HOW TO MAKE PHOTOMAGIC WITH THE CREATIVE CLOUD
What you need to know BEFORE you download Adobe’s Creative Cloud.
If you have a Mac you must be running 10.7 or 10.8 to run the newest version of Adobe Photosop CC. That is Lion or Mountain Lion. Don’t believe anyone who tells you differently be they a friend or support person. You need to be connected to the Internet and have Multicore Intel processor with 64-bit support. If you have Windows you need a Intel® Pentium® 4 or AMD Athlon® 64 bit processor (2GHz or faster). The tech specs are displayed on Adobe’s tech specs page.
The Tech Specs, I believe, seriously underestimate how much RAM (1 gig minimum) you need to run Photoshop CC. (Apple says just to run Lion you need 2 gigs of RAM. Microsoft suggests 1 gig of ram just to run Windows 7) At the college I work at we suggest at least 4 to 8 gigs of RAM to run Photoshop and still the 3D features are disabled if the video card of your computer has less than 512 MB's of ram or video ram.
Why buy the Cloud? The CS6 discs are scarce and now more expensive than ever, as they will not be offered in the future. Everything with Adobe will be by subscription. Even if you are a student and want to buy the CS6 disk; the price from Academic Superstore and Journeyed is now almost double what it was before. Hmmm? If you are a student, you can subscribe to the cloud for almost 4 years for that price.
The Adobe Creative Cloud applications that were released on June 17th 2013, offer a limited time savings to students (offer ends June 25th 2013) and owners of CS6 (offer ends July 31st), who can subscribe to the Cloud (all the apps) for $19.99 or a single app like Photoshop for $9.99. If you own Creative Suite 4 or 5 you can subscribe to the Cloud for $29.99.
What you can do with the new Photoshop Creative Cloud does approximate magic more than in any previous release; especially for Photographers. As a former photographer for jazz magazines I shot in the dark, without a tripod with very slow exposures because flash was not allowed. As a result many of my photos were blurred by camera shake, something that is all too common with IPhone or Android phone photos.
The new ShakeReduction filter will correct a photo that is blurred by camera shake but not if it is out of focus. To get to the ShakeReduction window click filter>sharpen> ShakeReduction. It diagnoses the amount of shake and the direction of camera movement and then corrects it. Here is one of my own iphone photos that started out extremely blurry and was improved through ShakeReduction. Once you use the filter, you can reduce any artifacts through the slider I have highlighted.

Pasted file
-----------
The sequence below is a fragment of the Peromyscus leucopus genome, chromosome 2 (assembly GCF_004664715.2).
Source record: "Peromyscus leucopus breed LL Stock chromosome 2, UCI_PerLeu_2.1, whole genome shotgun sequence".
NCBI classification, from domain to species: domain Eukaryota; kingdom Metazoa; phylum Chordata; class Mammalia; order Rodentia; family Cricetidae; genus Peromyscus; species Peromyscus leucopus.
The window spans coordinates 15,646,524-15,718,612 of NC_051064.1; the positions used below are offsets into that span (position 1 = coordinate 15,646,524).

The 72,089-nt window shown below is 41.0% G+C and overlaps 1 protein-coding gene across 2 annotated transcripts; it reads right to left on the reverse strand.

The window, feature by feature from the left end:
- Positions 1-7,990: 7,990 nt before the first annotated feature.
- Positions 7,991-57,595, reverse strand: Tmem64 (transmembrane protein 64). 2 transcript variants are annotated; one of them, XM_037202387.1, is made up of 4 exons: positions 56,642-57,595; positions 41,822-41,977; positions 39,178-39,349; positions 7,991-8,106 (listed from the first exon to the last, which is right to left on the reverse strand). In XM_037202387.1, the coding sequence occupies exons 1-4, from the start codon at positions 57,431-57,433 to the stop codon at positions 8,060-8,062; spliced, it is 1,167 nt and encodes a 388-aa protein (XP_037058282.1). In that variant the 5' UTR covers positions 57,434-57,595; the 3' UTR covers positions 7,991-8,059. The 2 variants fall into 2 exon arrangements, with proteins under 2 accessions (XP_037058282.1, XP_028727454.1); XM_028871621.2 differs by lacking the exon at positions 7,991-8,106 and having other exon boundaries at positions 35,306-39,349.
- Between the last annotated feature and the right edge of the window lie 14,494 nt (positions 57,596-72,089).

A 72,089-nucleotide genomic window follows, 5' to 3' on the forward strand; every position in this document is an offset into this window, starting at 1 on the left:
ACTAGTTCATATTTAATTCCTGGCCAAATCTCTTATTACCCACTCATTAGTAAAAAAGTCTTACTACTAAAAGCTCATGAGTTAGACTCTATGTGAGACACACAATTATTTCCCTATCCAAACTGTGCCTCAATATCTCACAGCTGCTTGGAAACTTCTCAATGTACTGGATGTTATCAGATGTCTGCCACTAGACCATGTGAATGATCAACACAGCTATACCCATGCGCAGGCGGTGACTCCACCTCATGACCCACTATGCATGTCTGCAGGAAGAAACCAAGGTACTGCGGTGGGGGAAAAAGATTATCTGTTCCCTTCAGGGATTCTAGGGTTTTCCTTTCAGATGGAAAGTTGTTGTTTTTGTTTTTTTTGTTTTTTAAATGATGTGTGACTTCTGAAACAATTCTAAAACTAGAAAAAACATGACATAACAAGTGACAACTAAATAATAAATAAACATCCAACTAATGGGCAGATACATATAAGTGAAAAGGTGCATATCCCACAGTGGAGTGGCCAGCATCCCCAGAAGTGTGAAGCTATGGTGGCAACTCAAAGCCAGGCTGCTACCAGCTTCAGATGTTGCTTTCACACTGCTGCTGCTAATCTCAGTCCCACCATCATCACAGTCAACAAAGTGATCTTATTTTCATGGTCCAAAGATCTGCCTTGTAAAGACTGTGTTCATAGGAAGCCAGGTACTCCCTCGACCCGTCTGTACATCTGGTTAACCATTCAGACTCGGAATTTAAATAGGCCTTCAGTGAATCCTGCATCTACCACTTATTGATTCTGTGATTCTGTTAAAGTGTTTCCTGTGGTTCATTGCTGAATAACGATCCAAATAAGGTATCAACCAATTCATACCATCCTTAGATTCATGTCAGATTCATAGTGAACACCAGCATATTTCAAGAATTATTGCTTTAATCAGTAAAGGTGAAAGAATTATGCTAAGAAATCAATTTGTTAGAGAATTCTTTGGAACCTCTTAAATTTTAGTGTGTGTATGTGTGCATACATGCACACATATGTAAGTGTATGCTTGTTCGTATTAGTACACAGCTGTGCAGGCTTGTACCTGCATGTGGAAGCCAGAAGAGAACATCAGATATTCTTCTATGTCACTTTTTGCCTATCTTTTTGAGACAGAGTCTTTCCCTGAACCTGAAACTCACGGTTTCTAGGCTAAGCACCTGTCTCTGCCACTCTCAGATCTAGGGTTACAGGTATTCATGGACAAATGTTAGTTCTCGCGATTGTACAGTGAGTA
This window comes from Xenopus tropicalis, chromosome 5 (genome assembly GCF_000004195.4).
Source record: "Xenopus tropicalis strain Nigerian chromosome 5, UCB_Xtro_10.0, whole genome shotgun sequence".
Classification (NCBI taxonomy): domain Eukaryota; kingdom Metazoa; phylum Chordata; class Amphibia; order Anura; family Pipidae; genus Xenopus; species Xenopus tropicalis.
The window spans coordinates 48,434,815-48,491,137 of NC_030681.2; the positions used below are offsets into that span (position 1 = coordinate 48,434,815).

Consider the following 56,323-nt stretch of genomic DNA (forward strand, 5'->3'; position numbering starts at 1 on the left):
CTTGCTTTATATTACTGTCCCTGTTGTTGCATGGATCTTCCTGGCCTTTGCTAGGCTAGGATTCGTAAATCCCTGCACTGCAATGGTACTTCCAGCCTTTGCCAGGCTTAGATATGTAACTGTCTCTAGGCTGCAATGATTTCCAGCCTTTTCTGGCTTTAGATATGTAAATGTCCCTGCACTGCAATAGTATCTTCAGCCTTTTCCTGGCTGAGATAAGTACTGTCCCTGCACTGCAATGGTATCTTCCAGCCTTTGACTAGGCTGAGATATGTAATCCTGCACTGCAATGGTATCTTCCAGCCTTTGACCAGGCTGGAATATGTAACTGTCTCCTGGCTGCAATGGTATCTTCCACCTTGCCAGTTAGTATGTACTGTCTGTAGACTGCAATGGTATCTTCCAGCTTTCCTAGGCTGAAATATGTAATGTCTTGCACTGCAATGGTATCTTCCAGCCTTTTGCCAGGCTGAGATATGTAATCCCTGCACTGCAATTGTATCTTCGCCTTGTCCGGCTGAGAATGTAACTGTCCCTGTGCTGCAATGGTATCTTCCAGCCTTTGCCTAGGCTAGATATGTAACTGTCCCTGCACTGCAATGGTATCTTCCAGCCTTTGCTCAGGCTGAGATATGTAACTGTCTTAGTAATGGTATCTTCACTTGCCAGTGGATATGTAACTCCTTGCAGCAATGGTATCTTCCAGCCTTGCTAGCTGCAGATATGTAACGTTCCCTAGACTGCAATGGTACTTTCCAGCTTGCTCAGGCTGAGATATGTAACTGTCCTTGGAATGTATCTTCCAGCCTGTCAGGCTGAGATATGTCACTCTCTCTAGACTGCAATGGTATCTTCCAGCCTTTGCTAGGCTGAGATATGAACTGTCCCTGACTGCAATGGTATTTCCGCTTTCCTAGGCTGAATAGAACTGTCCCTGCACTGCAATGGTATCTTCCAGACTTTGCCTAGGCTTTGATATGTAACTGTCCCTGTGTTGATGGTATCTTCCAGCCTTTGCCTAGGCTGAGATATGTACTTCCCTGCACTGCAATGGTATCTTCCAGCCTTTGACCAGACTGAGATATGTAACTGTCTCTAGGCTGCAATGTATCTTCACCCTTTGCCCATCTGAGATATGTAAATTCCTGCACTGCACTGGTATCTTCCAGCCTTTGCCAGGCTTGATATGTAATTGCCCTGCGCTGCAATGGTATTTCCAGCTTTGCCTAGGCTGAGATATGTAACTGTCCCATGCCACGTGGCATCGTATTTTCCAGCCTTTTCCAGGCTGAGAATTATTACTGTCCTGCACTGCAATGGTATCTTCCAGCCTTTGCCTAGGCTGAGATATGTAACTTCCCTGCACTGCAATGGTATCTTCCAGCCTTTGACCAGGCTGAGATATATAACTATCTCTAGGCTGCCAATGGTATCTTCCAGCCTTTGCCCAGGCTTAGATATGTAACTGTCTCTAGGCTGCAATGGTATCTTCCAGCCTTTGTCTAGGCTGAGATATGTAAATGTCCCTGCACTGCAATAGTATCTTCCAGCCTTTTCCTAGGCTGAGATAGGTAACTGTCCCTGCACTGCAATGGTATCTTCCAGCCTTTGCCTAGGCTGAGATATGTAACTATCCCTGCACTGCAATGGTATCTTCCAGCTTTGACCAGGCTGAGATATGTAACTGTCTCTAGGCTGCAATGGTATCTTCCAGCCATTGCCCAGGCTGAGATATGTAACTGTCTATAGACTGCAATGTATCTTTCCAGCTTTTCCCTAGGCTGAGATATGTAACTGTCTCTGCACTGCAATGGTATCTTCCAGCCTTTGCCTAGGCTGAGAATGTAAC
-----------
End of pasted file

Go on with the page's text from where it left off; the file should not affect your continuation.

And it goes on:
There are a number of different plugins and applications (OnOne's Perfect Resize, Photozoom and the free SmillaEnlarger) that you can buy to upres or resize a smaller image to make it larger. Photoshop’s new image dialogue may not be the best resizer on the market but it is the best included inside any application.
In the revamped image size dialogue change width and height to percent (not pixels or inches) and check Preserve Details (enlargement). If you have picked up a little noise from enlarging the photo you can play with the reduce noise slider till you are satisfied with the result.
You can now open any photo or any layer in Photoshop and apply Camera Raw to it as a filter. In the video below I used a vignette feature that allows you to change any parameter of the photo. The difference in the new creative cloud release is that you can creative multiple vignettes to change multiple areas of the photo. I can take a trio of musicians and make it look like a spotlight is on them only, separating them from the background.
Adobe Exchange Panel
The best things in life sometimes are free like the ADOBE EXCHANGE PANEL. Thanks in a large part to Russell Brown, one of Adobe’s mad geniuses, whose Watercolour Assistant, Painting Assistant and Paper Texture Panel can now be accessed from within Photoshop by clicking window>extensions>Adobe Exchange. Once you are there you can search through all the free offerings, find what you want and then hit install. Here I took the photo I sharpened and used Russell Brown’s Paper Texture Panel to add a beautiful and complex background to the photo.
Here is an example of what you can do to turn a photo into a painting using Russell Brown’s Painting assistant.
Tim Warfield photo taken by Bob Hershon